As an industry, we currently seem to be trying to pump out all of our content, on all of our platforms, regardless of whether it is suitable. A recent brilliant Telegraph interactive showing before and after photos of damage caused during the London riots urged users on the iPad to interact with it using a mouse, and the Guardian produces some interactives that render as one apologetic line of text if you are using an iOS device that refuses to run Flash.
At the most basic, any text that says “(See diagram left)” fails to take into account the fact that the positioning of the diagram might move around according to the orientation of the device. Little cues like that tell the reader that you haven’t really made that content for them and the way they’ve chosen to consume it.
See also: A good read on making news native on touchscreen devices: “A short way down the digital road” by John-Henry Barac
2. Be fast
Armed with little more than an iPhone and the Tumblr app, from a standing start, most people can publish to the web faster than most journalists or reporters could get something live on their organisation’s website. There are some sound reasons for this - tech security and the need for a second pair of eyes amongst them - but given that our industry is all about publishing, this makes us look slow.
(On the night of the Hacks/Hackers talk, Twitter was awash with the news that Fenerbahce had been withdrawn from the UEFA Champions League, and there was a lot of discussion as to the implications and who might benefit. The BBC, Guardian and UEFA websites at the time had not a mention of it, even as a “Breaking” strap)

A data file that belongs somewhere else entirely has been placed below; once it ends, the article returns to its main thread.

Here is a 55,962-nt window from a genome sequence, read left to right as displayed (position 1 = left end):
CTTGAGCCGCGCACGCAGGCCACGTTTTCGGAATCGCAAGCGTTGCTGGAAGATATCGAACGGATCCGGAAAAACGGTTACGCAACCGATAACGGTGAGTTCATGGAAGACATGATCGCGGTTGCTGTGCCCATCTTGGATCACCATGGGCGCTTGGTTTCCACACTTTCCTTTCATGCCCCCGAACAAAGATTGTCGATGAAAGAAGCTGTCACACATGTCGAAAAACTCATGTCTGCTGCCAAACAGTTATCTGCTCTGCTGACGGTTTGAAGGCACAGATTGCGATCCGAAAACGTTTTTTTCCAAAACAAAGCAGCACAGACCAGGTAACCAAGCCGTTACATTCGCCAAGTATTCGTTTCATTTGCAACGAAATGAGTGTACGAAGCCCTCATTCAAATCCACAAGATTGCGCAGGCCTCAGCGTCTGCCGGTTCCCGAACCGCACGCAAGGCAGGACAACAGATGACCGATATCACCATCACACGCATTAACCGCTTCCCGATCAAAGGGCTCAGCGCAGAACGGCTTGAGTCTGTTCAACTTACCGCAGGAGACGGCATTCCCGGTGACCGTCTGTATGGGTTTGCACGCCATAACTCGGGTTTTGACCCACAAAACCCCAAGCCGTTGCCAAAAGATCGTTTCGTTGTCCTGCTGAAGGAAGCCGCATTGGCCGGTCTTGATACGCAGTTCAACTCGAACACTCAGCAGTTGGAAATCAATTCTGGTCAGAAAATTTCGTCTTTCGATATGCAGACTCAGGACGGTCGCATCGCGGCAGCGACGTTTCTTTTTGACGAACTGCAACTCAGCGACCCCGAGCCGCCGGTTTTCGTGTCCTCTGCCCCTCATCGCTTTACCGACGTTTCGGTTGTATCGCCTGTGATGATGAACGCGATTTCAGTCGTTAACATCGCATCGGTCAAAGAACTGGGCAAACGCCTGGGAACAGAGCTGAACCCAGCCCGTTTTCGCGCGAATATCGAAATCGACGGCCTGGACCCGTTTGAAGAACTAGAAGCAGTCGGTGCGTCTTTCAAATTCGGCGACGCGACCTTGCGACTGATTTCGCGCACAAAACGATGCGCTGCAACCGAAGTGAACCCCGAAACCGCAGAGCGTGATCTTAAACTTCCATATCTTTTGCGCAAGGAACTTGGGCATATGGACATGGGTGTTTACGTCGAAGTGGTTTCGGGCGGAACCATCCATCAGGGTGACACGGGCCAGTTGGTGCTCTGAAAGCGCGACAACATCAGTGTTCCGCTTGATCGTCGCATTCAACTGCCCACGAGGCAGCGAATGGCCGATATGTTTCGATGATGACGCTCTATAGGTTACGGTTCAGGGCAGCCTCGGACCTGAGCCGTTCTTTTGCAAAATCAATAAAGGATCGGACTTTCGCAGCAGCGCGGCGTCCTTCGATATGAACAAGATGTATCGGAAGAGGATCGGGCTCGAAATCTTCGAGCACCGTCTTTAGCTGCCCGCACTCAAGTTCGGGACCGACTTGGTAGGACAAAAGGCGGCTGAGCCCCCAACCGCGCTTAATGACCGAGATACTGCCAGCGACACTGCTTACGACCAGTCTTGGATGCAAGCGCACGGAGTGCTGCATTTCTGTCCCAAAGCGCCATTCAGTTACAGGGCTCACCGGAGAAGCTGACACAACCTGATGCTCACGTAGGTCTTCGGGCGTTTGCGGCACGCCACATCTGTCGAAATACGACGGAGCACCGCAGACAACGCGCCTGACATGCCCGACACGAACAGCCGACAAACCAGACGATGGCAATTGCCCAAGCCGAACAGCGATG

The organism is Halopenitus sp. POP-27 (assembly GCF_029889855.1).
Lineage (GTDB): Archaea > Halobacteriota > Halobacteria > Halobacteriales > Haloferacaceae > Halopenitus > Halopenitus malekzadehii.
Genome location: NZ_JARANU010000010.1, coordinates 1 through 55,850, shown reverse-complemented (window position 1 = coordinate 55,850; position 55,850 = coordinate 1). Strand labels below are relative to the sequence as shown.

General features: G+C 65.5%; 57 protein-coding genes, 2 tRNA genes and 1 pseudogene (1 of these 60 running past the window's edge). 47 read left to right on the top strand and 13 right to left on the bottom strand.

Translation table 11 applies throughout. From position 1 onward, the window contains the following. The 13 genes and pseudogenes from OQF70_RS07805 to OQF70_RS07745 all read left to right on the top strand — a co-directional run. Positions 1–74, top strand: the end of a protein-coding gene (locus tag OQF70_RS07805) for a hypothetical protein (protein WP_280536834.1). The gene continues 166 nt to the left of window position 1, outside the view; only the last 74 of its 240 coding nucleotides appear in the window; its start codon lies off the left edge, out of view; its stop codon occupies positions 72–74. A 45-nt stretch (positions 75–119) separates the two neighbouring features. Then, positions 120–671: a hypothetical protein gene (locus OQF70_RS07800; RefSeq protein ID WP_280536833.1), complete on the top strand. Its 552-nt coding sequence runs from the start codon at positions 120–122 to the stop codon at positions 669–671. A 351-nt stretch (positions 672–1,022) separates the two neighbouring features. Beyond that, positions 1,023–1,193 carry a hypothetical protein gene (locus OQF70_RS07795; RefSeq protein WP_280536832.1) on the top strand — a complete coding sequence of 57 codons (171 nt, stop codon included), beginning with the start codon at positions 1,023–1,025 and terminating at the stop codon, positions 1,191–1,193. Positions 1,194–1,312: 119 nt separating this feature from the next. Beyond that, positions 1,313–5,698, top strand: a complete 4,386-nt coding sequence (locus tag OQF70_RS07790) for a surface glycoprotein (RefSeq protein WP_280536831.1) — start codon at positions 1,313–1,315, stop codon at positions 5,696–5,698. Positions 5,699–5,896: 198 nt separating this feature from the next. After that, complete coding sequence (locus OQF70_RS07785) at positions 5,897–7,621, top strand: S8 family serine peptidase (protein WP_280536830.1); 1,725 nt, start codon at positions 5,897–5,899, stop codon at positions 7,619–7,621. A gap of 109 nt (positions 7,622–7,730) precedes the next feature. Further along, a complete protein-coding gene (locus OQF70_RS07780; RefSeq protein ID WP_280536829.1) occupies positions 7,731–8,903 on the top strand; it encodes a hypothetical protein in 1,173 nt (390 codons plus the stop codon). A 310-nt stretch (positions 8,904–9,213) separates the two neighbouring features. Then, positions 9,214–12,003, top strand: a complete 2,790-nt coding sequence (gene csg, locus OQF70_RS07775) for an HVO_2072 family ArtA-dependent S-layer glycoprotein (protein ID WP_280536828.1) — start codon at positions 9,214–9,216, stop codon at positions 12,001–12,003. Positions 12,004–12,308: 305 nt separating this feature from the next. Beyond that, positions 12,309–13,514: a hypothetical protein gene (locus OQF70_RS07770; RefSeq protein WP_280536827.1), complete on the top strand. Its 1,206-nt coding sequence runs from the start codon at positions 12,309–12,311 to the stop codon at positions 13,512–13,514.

This speed gap is being emphasised with print even more and more. I still instinctively look at the news stand as I walk past it on my commute to work, and after a couple of seconds, I remember that I saw all of the front pages the night before thanks to @suttonnick and other sources. By the time I’m at the point of potentially purchasing a paper, I’ll have watched some morning TV news, and checked the news on my phone. And the papers are still featuring front page stories that I first saw ten or eleven hours previously.
Speed isn’t everything - I was gently reminded by more than one person after my talk that this section should maybe be called “Be fast and still be accurate” - but the fastest emerging way of reporting digitally is the live blog format. I’ve argued before that it is our first “native” digital news format. You can print out articles, you can broadcast podcasts on radio, and stick video reports onto the telly. It is very hard to reproduce the live blog in any format other than a digital screen.
If you look at the Guardian’s minute-by-minute page, you’ll see us covering a wide variety of topics - sport, television, politics, world news, the NHS - in this format. I’m not sure that “live blog” is always the right strap for them, but it is a very flexible format that has been adopted to one extent or another by most major news providers.
Rather like the tablet and smartphone, I still think the information design and visual presentation has room for improvement. At the moment, I’d argue that the BBC has the best set of tools. Their Carling Cup live page last Tuesday featured video, text updates, tweets from around the grounds and the latest scores. All were updating independently from each other.
And new story-telling tools are appearing all the time. DocumentCloud, for example, can be usefully used to annotate source documents and present them to the user. Storify seems to be the darling of the moment - see Mary Hamilton’s Storification of this talk, my coverage of a bunch of idiots marching in Walthamstow, or this local news site capturing condolence messages for a fallen police officer.
I think it is really important that journalists are allowed to experiment with these new formats. At the Guardian Benji Lanyado has made his name with his #TwiTrips, where he visits a city and gets people to point him in the direction of the hidden gems via Twitter. He discovered it by accident when he asked what to do once when he was stuck in Berlin with a few hours to kill, and ended up getting a tip from a local to go to an amazingly cool coffee house that would never appear in any guidebooks.
In the Guardian CMS we have the dangerous “embed object” button. It effectively allows any journalist the ability to add any HTML code to any article. There is a huge risk there, but it also means that as soon as any new service appears on the web with an “embed” button, our reporters and staff can start using it.